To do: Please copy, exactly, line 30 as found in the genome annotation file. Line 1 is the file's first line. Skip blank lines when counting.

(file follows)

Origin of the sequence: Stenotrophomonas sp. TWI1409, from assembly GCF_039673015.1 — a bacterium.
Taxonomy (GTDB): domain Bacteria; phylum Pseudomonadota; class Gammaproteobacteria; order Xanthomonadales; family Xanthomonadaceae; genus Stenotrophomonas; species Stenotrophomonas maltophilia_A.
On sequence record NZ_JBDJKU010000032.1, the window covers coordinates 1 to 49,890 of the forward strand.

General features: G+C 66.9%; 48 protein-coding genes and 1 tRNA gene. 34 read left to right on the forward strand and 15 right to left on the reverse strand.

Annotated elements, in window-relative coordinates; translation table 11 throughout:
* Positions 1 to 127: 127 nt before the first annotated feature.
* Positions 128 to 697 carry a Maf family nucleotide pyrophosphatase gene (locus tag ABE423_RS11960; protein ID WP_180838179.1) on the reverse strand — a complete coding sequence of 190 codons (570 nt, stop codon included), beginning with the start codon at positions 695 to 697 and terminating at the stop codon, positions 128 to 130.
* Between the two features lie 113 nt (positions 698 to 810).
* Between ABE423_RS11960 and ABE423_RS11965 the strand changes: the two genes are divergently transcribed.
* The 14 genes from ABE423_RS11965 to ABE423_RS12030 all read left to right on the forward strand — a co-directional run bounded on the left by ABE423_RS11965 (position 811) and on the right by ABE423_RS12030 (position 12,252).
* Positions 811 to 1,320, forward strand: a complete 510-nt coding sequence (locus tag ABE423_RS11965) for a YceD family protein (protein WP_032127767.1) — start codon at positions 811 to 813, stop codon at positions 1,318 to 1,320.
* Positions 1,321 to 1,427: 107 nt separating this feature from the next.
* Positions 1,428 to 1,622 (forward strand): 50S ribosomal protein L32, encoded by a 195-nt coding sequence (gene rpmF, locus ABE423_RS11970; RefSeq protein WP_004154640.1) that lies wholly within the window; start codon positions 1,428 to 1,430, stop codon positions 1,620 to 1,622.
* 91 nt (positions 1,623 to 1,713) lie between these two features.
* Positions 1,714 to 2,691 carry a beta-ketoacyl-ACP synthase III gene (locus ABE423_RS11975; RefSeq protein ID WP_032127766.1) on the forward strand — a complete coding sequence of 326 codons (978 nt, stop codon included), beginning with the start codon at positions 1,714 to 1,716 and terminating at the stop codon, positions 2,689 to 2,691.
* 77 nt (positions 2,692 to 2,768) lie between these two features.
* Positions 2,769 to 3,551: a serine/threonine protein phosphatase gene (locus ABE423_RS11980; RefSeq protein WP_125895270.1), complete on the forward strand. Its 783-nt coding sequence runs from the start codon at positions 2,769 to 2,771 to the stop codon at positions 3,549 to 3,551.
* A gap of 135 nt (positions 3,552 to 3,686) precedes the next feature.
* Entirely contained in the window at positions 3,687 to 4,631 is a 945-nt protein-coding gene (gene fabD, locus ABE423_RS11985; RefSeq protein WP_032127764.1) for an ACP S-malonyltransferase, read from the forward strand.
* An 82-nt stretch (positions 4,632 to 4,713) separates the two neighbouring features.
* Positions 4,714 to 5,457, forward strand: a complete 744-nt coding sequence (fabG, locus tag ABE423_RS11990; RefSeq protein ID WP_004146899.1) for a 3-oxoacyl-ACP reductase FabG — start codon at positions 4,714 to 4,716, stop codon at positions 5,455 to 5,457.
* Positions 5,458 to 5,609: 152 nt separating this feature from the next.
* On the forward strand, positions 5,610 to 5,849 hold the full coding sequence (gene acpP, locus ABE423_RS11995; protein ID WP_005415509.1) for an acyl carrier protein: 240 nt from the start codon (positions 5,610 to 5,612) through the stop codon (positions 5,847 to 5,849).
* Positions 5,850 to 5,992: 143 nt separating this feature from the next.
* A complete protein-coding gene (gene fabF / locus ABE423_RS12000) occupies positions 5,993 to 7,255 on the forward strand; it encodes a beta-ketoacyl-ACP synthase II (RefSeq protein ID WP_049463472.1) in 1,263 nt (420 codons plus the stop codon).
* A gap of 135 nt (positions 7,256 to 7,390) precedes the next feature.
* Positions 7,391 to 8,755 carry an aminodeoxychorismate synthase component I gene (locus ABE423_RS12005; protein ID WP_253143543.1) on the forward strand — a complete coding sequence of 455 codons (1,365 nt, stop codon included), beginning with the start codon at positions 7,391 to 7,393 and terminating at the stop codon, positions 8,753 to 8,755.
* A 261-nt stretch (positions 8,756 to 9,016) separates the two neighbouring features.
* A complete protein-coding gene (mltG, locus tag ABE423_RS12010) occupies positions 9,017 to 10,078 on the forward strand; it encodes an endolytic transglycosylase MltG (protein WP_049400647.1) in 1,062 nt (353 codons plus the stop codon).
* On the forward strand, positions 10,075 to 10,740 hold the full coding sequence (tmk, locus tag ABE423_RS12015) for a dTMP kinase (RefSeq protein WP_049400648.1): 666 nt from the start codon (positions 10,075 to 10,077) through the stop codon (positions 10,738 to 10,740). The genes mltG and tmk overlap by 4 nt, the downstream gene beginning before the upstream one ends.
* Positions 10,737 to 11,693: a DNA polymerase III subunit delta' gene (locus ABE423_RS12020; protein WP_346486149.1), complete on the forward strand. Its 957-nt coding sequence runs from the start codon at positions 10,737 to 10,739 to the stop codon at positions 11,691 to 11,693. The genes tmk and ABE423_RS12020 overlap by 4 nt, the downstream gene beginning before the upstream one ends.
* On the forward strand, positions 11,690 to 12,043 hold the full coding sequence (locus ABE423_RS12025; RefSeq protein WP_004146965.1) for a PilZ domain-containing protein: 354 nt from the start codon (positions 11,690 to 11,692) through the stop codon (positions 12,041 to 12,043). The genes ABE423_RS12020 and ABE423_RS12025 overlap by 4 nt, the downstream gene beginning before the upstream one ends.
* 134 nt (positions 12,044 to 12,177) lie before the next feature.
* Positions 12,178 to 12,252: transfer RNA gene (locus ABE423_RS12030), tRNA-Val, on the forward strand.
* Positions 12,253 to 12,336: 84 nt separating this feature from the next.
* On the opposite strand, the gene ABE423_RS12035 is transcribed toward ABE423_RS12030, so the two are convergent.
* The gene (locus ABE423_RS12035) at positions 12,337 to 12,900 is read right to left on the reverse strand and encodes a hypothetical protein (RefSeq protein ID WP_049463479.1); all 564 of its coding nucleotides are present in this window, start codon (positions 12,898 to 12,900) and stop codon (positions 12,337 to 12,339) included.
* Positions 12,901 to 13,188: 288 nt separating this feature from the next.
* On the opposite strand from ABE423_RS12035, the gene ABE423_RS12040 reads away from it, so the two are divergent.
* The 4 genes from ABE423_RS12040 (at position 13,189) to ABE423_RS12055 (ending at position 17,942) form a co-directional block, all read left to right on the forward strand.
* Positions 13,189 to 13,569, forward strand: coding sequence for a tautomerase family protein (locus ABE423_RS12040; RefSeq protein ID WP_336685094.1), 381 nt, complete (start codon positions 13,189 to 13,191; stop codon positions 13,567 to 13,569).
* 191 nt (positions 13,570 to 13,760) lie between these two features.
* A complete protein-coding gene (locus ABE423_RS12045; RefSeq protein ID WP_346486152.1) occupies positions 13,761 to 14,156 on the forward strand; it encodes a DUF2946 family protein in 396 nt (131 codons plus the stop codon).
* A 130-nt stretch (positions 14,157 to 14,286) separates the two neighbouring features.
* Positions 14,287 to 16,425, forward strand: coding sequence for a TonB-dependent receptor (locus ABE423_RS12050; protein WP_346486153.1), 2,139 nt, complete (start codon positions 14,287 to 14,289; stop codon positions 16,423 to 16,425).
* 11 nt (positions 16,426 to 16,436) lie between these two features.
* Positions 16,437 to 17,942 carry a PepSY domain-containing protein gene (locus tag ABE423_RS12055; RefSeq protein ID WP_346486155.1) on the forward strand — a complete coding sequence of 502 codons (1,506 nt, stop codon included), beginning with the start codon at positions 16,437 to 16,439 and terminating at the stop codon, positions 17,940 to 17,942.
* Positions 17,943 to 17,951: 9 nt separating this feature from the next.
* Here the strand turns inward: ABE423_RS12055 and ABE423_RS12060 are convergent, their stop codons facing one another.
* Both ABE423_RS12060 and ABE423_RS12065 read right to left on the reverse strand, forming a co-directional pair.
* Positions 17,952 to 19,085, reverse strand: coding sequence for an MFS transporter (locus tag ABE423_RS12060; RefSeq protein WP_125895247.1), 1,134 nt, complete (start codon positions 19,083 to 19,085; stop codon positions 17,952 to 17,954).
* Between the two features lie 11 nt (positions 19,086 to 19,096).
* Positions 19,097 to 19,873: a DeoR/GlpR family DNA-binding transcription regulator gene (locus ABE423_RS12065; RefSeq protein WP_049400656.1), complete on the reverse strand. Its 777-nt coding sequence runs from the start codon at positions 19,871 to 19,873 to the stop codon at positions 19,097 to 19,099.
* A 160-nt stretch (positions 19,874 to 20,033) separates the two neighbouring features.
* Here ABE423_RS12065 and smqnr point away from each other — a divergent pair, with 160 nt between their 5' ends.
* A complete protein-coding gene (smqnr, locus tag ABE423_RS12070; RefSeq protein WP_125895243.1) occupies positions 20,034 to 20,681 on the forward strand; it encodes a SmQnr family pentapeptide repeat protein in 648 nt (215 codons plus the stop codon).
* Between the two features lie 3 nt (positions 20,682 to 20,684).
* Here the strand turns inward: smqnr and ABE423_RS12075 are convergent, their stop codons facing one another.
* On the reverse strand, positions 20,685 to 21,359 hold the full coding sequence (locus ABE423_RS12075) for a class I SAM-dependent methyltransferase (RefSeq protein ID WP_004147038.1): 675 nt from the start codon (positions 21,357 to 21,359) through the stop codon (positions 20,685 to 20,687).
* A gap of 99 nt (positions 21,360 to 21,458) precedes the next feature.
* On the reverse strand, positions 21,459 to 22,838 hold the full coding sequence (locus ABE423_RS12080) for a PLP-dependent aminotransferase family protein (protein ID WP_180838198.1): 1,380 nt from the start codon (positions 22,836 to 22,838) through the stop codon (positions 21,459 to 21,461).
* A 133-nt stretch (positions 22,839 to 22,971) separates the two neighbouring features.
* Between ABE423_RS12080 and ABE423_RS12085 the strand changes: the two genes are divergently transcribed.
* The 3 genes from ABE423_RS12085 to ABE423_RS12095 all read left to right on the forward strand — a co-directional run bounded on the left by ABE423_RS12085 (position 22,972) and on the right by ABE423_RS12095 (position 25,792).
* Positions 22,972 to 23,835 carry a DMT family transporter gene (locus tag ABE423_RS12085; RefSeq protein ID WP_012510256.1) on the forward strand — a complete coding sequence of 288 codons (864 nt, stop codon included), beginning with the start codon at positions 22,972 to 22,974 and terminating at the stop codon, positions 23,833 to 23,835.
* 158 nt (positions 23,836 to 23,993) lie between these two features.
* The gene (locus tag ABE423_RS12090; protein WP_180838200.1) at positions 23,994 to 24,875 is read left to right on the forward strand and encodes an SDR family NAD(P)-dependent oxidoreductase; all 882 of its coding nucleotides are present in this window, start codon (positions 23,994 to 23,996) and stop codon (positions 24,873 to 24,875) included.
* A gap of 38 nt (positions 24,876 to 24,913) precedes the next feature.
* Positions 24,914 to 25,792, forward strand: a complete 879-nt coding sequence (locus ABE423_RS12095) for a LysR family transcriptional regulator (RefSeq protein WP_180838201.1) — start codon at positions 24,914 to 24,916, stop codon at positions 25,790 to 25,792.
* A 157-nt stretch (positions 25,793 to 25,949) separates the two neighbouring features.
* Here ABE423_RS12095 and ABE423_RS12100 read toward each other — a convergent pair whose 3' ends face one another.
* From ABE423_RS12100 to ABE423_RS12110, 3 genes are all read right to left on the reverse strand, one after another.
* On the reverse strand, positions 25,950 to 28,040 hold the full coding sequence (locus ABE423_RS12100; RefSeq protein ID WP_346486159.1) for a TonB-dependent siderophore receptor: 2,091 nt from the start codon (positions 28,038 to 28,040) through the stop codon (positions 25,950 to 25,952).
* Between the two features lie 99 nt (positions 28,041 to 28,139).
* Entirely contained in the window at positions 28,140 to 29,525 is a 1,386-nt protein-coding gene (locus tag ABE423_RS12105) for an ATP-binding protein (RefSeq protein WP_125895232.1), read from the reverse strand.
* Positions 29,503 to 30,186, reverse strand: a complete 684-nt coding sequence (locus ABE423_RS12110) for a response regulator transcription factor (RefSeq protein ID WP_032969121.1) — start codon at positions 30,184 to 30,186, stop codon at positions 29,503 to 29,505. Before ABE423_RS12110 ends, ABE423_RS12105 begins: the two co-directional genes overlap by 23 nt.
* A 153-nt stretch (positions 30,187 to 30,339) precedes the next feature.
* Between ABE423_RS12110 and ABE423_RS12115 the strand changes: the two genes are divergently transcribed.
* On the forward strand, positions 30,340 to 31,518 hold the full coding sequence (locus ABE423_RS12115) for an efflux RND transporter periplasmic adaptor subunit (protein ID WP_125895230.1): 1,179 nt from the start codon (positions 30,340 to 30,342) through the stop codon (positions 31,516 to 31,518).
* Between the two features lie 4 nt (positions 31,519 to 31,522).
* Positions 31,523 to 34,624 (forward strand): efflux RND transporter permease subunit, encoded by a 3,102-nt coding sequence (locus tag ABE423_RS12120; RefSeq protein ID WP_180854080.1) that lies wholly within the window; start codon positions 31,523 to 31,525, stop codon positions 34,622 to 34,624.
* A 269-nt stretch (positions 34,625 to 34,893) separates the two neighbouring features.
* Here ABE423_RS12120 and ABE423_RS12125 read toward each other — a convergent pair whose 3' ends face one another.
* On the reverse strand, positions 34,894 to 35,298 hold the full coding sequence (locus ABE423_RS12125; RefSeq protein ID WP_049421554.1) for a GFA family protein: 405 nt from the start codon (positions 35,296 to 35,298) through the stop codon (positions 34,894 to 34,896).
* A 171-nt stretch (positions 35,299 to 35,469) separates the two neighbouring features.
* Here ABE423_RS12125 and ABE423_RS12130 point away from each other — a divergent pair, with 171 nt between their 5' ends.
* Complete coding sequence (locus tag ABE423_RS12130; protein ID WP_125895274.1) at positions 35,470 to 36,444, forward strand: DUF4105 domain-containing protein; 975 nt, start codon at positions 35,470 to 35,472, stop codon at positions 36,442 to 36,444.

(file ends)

* On the forward strand, positions 10,075 to 10,740 hold the full coding sequence (tmk, locus tag ABE423_RS12015) for a dTMP kinase (RefSeq protein WP_049400648.1): 666 nt from the start codon (positions 10,075 to 10,077) through the stop codon (positions 10,738 to 10,740). The genes mltG and tmk overlap by 4 nt, the downstream gene beginning before the upstream one ends.